Then he was let go. Interestingly, the details still haven’t come out about what went down to cause the dismissal, though Jim Ross has made cryptic comments about Cade’s behavior being the cause. Regardless, just as he looked as though he might break out to at least solid mid card, if not upper mid card status, the guy disappeared from WWE. He would tragically end up passing away just two years later.
7. Charlie Haas
Charlie Haas had the makings of a star—a guy with good size, good athleticism, and a legitimate amateur pedigree. After the untimely passing of his brother whom he had tag teamed with in WWE’s developmental system, he stormed ahead in an excellent team with Shelton Benjamin.
In the aftermath of the team, Benjamin would get a push to the upper mid card, while Haas was away for a period. By the time Haas came back, Benjamin was an established heel Intercontinental Champion, and Haas returned, looking like he’d be quality challenger, who could play the card of knowing Benjamin better than anyone, and have a personal issue between them. Maybe Haas would end up Intercontinental Champion, and maybe the two of them would move up the card together.
Haas’s comeback was a flop, though, highlighted by bounding off the ropes and accidentally knocking Lillian Garcia off the apron. It was all downhill from there, and the most he made of his big break was a reunion with Benjamin as a fun tag team with a twinge of nostalgia attached to it.
6. Dolph Ziggler
Dolph Ziggler is one of the best wrestling talents of his generation. He’s athletic. He cuts a wicked pace in the ring. He has a legitimate amateur training. While his talking style isn’t everyone’s cup of tea, there’s little argument against him at least being a competent promo. Yet for all of these talents, WWE has never gone all in on him.
The closest Ziggler got to a full bid of confidence was his Money in the Bank run that saw him win the briefcase and work his way up the card, peaking when he beat John Cena to retain the briefcase at TLC. He built an entourage with Big E and AJ Lee as his partners in crime and he finally cashed in, for an electric moment the Raw after WrestleMania XXIX.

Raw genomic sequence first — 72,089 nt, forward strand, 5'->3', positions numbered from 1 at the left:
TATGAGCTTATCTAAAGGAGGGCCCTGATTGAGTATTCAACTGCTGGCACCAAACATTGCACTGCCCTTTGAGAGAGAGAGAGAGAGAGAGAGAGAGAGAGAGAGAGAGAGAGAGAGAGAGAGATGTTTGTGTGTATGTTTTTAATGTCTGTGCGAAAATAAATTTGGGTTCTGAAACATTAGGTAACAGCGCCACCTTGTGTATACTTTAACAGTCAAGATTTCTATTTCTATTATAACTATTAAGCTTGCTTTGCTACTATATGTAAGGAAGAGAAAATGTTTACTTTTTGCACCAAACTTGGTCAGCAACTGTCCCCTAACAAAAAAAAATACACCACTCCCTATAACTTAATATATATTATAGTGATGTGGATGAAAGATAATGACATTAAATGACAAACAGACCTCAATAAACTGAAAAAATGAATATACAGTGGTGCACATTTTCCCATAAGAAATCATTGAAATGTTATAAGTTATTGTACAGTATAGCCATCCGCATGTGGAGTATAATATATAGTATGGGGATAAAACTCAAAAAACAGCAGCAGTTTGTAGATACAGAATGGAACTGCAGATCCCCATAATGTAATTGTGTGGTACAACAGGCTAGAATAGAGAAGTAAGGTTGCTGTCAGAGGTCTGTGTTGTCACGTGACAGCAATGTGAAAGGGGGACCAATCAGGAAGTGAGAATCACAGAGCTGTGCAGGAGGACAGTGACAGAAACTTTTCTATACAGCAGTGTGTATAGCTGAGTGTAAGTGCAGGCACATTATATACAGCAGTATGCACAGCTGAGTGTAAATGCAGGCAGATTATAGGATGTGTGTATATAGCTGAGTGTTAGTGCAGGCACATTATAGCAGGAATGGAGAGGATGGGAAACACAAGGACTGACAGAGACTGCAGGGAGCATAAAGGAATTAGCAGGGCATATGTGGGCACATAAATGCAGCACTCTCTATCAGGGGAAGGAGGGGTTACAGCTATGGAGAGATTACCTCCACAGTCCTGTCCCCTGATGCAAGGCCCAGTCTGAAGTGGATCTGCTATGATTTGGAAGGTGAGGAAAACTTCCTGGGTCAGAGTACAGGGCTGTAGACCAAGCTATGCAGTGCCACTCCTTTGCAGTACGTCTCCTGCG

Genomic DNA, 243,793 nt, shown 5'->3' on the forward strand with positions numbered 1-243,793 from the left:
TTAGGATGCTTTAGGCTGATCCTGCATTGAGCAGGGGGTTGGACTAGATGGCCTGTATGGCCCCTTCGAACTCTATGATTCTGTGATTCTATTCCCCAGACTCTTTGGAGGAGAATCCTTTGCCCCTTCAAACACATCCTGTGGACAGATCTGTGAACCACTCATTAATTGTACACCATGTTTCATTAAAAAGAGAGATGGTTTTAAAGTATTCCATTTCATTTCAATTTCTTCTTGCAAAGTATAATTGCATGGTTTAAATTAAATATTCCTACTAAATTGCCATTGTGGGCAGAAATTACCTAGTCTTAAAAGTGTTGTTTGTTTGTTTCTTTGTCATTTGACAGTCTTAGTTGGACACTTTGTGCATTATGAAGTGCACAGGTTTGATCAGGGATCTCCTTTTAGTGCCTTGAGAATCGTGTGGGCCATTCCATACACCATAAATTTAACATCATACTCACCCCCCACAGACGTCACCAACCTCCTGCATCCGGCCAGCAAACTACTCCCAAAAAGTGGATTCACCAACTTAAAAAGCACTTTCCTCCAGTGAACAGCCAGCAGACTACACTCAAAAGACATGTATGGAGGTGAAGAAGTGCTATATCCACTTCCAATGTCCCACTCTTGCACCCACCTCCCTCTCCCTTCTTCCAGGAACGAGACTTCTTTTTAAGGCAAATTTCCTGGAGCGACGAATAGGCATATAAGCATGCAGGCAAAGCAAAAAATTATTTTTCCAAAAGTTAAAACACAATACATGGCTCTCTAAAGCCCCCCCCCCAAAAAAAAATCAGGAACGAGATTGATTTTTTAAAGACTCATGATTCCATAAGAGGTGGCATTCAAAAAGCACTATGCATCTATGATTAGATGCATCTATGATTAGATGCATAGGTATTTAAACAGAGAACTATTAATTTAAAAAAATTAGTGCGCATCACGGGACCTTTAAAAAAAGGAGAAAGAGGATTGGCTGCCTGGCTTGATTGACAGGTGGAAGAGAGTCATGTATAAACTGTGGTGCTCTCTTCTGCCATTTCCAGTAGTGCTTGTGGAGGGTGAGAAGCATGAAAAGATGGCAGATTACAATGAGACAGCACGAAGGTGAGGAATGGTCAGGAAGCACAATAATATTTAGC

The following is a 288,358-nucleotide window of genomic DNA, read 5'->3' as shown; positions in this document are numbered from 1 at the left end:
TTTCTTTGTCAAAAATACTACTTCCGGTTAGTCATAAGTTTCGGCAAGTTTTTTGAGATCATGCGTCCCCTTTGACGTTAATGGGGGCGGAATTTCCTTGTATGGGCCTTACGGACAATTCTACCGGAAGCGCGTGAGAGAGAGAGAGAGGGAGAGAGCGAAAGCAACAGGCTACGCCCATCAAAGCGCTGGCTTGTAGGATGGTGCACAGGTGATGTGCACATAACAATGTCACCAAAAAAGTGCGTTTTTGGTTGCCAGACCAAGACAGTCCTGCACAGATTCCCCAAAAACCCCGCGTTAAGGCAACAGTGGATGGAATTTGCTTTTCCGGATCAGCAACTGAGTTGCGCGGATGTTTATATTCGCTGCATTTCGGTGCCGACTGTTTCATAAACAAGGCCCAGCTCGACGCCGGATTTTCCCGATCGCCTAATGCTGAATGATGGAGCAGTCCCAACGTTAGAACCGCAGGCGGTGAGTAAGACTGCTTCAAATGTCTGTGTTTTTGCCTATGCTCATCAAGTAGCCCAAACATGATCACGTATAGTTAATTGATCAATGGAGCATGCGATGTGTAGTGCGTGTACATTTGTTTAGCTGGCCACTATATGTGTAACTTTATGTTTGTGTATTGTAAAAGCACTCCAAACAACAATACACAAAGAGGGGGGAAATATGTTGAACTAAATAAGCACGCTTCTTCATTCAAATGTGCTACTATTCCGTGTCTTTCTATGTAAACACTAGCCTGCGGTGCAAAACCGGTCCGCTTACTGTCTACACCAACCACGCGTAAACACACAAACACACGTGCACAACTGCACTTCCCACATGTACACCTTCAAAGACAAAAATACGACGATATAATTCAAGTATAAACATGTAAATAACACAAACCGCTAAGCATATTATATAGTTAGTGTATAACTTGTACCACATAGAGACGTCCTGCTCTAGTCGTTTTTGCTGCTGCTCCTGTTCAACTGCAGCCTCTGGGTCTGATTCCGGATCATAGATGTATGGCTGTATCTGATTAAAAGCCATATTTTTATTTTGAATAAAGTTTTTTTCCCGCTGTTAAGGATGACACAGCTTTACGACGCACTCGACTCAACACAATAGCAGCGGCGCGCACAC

It’s not Ziggler’s fault that his big chance got squandered, but his body gave in on him with a debilitating head injury that put him out of action for most of his short reign. He’d drop the title back to Alberto Del Rio in a double turn that seemed to promise Ziggler chasing and someday regaining the strap. Unfortunately, the original brand split all but disintegrated around that time and Ziggler wound up lost in the shuffle behind Daniel Bryan, CM Punk, John Cena, and The Big Show in the face ranks, never to get a meaningful shot at the top again.
Mabel was a reasonably athletic five hundred pounder, which in and of itself could qualify him for a main event run in the tradition of guys like Andre the Giant and Earthquake. After middling run as half of Men on a Mission, Mabel became a heel singles star, and got his chance, challenging Diesel for the WWE Championship in the summer of 1995.
While Kevin Nash was a competent worker, he was stilling coming into his own at this point, and his generic face character didn’t allow him to show off what was arguably his greatest strength—an ability to play the cocky, cool heel. Had Mabel been up to the challenge, and managed a great match at SummerSlam with Big Daddy Cool, he may still not have ever won a true world championship, but he probably would have had a more extended run at the top of the card and be remembered more favorably today.
The match flopped, though, with Mabel exposed as limited and inexperienced. WWE would reboot the man’s character multiple times, and he did arguably show some improvement in his final gimmick as Big Daddy V, but the ship had sailed long earlier on a run as a top guy.
4. Marty Jannetty